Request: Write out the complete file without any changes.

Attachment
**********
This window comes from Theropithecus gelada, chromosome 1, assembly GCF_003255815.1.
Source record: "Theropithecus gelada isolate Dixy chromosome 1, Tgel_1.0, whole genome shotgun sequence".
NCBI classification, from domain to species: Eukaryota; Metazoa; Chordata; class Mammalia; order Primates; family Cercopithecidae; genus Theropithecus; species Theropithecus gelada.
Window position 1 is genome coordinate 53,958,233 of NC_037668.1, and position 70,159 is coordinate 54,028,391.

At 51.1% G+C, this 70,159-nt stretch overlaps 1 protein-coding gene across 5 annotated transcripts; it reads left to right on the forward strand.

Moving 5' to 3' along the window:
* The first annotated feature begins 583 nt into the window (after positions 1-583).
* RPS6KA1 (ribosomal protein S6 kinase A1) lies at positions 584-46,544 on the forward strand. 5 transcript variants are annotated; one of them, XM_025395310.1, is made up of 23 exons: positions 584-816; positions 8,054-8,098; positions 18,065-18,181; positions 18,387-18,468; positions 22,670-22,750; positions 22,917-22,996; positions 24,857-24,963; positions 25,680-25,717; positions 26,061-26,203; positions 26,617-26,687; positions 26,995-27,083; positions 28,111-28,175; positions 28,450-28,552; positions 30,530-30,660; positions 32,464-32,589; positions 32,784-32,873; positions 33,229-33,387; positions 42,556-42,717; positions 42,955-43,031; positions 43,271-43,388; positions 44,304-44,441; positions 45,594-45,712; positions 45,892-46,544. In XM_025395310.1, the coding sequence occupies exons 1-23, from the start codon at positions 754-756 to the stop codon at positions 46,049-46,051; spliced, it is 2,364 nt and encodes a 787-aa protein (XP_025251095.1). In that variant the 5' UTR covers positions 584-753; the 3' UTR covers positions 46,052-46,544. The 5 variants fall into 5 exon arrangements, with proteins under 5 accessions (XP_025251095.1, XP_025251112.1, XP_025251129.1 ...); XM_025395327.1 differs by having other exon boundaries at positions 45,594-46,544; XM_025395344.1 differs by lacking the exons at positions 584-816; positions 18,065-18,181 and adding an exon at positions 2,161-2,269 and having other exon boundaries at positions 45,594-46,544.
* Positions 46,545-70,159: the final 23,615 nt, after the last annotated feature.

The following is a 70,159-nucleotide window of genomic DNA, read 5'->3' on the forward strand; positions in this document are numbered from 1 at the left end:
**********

This window comes from Theropithecus gelada, chromosome 1, assembly GCF_003255815.1.
Source record: "Theropithecus gelada isolate Dixy chromosome 1, Tgel_1.0, whole genome shotgun sequence".
NCBI classification, from domain to species: Eukaryota; Metazoa; Chordata; class Mammalia; order Primates; family Cercopithecidae; genus Theropithecus; species Theropithecus gelada.
Window position 1 is genome coordinate 53,958,233 of NC_037668.1, and position 70,159 is coordinate 54,028,391.

At 51.1% G+C, this 70,159-nt stretch overlaps 1 protein-coding gene across 5 annotated transcripts; it reads left to right on the forward strand.

Moving 5' to 3' along the window:
* The first annotated feature begins 583 nt into the window (after positions 1-583).
* RPS6KA1 (ribosomal protein S6 kinase A1) lies at positions 584-46,544 on the forward strand. 5 transcript variants are annotated; one of them, XM_025395310.1, is made up of 23 exons: positions 584-816; positions 8,054-8,098; positions 18,065-18,181; positions 18,387-18,468; positions 22,670-22,750; positions 22,917-22,996; positions 24,857-24,963; positions 25,680-25,717; positions 26,061-26,203; positions 26,617-26,687; positions 26,995-27,083; positions 28,111-28,175; positions 28,450-28,552; positions 30,530-30,660; positions 32,464-32,589; positions 32,784-32,873; positions 33,229-33,387; positions 42,556-42,717; positions 42,955-43,031; positions 43,271-43,388; positions 44,304-44,441; positions 45,594-45,712; positions 45,892-46,544. In XM_025395310.1, the coding sequence occupies exons 1-23, from the start codon at positions 754-756 to the stop codon at positions 46,049-46,051; spliced, it is 2,364 nt and encodes a 787-aa protein (XP_025251095.1). In that variant the 5' UTR covers positions 584-753; the 3' UTR covers positions 46,052-46,544. The 5 variants fall into 5 exon arrangements, with proteins under 5 accessions (XP_025251095.1, XP_025251112.1, XP_025251129.1 ...); XM_025395327.1 differs by having other exon boundaries at positions 45,594-46,544; XM_025395344.1 differs by lacking the exons at positions 584-816; positions 18,065-18,181 and adding an exon at positions 2,161-2,269 and having other exon boundaries at positions 45,594-46,544.
* Positions 46,545-70,159: the final 23,615 nt, after the last annotated feature.

The following is a 70,159-nucleotide window of genomic DNA, read 5'->3' on the forward strand; positions in this document are numbered from 1 at the left end: